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CCI: First Comics Returns to its Roots — and Branches Out

by  in Comic News Comment
CCI: First Comics Returns to its Roots — and Branches Out

Pioneering 1980s publisher First Comics announced its return at Comic-Con International in San Diego last year, and this year’s panel continued an ambitious series of announcements including reissues, continuations of older comics, and brand new work.

First Comics publisher Ken F. Levin introduced “Ms. Tree,” by Max Allan Collins and Terry Beatty, as a property he would have liked to have for First Comics when it was first published. Originally published in the early 1980s by Eclipse Comics, “Ms. Tree” is the story of a widowed single mother who runs a one-person detective agency.”

Now that First has acquired the rights they will be reprinting the older “Ms. Tree” comics as well as publishing Collins’ updated version. Collins said rather than rebooting the comic or ignoring the passage he decided to age Ms. Tree in real time. “Toward the end of the previous incarnation of ‘Ms. Tree’ she had a little baby, and now this baby will be ready to go to college — and Ms. Tree will have snow white hair, when her little girl goes through the door she will go into the bathroom, get the hair dye out, she will go to the closet, take out the gun, take out the trenchcoat, and tell her son, who has taken over the agency, to clear out of his office, basically,” Collins said. “Remember, she is going to be a little bit older, so the story will be called ‘Hot Flash.’ Ms. Tree with PMS and Ms. Tree and menopause, these are things you really don’t want to be around. Except — you do.”

Despite focusing on the new “Ms. Tree” material, Collins isn’t taking his eye off the ball when it comes to the reprints. “We’re hoping that Ken and First will bring out the stuff we did for DC first, because the ten graphic novellas we did at DC comics are the work we are proudest of. I think it’s the most immediately accessible for the current audience. And then we will go back to the beginning, which goes back to about 1981,” Collins said.

Larry Young, of AiT/Planet Lar, is wrapping up work on “Hemogoblin,” a project he has been working on for a while — the opening pages are part of his “Proof of Concept” anthology. Matt and Shawn Fillbach, best known for their work on Dark Horse’s Star Wars Clone Wars graphic novels, will illustrate the graphic novel, which is the story of the last vampire. Lettering the 127-page book “made me love comics again,” Young said.

Matt Sturges, who co-wrote “Jack of Fables” with another once and future First Comics creator, Bill Willingham, is working on two brand new series for First. According to Levin, both titles will be published as individual comics in November. One will be illustrated by John Lucas, the other by David Hahn. (While Levin didn’t mention the titles, Lucas lists his series on his website as “Four Norsemen of the Apocalypse.”)

First will also publish “Drude,” a new comic by “Holmes” creator Omaha Perez. Levin described it as “sort of like Timothy Olyphant’s ‘Justified’ by Thomas Pynchon and some really good acid.” The graphic novel is due out next year, but Perez had an ashcan edition available at the convention.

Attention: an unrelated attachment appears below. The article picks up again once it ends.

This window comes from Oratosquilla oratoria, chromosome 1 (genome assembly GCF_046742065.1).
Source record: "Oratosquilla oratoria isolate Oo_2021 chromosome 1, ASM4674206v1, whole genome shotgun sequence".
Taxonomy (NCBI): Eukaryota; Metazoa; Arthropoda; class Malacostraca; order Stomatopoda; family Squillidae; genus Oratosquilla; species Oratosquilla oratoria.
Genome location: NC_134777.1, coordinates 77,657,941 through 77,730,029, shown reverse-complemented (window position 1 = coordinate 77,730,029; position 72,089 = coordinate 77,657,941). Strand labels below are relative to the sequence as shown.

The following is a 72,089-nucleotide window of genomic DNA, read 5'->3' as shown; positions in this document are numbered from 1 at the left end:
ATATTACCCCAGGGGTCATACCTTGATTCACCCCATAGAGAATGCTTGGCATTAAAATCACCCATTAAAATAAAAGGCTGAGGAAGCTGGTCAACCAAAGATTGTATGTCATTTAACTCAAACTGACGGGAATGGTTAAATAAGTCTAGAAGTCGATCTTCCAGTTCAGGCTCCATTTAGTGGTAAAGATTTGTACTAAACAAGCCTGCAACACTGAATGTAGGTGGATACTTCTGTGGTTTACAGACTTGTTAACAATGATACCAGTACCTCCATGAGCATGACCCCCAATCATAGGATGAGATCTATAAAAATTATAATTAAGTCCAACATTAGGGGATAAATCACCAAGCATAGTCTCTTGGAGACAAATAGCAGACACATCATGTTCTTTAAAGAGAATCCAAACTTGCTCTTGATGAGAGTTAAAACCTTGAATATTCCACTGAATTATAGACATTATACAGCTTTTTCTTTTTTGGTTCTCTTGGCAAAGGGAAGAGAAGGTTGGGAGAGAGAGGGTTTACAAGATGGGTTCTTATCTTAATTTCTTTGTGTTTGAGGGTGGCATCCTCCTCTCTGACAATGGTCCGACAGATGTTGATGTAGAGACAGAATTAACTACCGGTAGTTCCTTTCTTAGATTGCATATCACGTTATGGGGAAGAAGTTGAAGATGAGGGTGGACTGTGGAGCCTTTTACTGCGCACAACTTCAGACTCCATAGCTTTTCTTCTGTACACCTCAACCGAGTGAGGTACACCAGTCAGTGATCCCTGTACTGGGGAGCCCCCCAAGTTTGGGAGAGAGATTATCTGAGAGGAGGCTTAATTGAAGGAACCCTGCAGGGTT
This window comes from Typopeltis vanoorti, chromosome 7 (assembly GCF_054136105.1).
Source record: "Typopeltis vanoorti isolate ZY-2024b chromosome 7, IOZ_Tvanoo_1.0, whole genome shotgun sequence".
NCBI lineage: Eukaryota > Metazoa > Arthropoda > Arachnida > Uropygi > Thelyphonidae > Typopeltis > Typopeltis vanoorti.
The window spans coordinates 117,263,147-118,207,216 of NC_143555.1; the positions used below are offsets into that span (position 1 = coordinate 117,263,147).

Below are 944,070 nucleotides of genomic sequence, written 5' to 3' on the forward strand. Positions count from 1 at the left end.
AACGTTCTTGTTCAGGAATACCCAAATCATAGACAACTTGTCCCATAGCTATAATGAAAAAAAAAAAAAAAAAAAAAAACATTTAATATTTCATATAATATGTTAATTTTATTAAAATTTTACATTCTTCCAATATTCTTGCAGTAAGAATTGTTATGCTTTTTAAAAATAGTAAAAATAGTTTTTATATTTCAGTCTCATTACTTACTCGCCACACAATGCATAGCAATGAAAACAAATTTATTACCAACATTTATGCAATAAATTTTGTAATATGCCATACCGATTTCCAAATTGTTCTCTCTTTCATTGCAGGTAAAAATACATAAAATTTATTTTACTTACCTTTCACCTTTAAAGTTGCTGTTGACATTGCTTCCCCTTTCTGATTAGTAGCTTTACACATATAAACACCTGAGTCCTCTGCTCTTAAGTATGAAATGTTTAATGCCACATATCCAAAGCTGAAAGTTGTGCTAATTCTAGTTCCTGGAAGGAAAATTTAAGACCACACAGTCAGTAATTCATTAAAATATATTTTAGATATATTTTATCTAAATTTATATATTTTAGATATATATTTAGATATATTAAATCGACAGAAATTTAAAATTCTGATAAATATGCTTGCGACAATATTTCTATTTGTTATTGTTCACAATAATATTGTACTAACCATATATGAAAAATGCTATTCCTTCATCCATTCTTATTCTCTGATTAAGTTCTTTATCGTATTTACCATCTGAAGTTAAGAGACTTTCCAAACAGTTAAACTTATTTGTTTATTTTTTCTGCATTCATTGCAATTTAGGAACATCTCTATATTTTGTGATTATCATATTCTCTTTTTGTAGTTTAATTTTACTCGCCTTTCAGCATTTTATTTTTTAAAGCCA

“Love and Capes” creator Thom Zahler is handling production for First Comics, and Levin said that both a brand-new project and a reissue of his “Raider” are in the works.

Levin wound up the panel with the announcement of two movie-related projects: a graphic novel based on a film by Jan and Sylvia Soska, who were at CCI promoting their new movie, “American Mary,” and a “director’s cut” of Dan Schaffer’s graphic novel “The Scribbler,” the basis for the movie of the same name.

“Fables” creator Bill Willingham visited the panel to discuss First Comics’ reissue of his first comics work, the backup stories for “Warp!” Willingham reminisced about how he got his first comics gig, saying that he tagged along on Levin’s business lunches with Mike Gustovich, whom Levin was trying to woo for the First Comics stable. “[First Comics co-founder] Mike Gold said, ‘We have to give you a little work because the money guy kept asking who is this other guy you keep buying lunches for,'” Willingham said. “That’s how I got my first job in comics, to pay back some lunches.”

Current plans call for First Comics to publish a trade paperback edition of Willingham’s “Warp!” stories next year and donate the proceeds to charity, with Willingham’s preference being the Hero Initiative.

Levin also touched on several other projects that have been announced in recent months, including a collected edition of Steve Stern and Dan Cote’s “Zen: Intergalactic Ninja.” The first volume of the collected edition and the newest “Zen” book, a 3-D comic, were available at the First booth.

First is also publishing a re-colored collected edition of Joe Staton and Nic Cuti’s “E-Man.” “The color is extraordinary,” Levin said. “It drove the price per unit up to $33, which is difficult when it’s a $27 book, but that’s consistent with the First ethos, which is you guys come first.”

In addition to illustrating “Hemogoblin,” the Fillbach Brothers have completed the second Jim Kowalski graphic novel, a followup to “Roadkill,” which will be published in October.

Lastly, Levin mentioned several film projects that are in the works, including one based on Collins’ “Johnny Dynamite” graphic novel. “If you promise not to tell anybody, I can tell you that we set that up at Overbrook, which is Will Smith’s company, for a film,” he said, drawing applause from the crowd. “Johnny Dynamite” was originally created in the 1950s, and Collins purchased the rights from Charlton Comics and reinvented the character for his own graphic novel.

Stay tuned to CBR News for more on First Comics’ upcoming projects and continued coverage of Comic-Con International.

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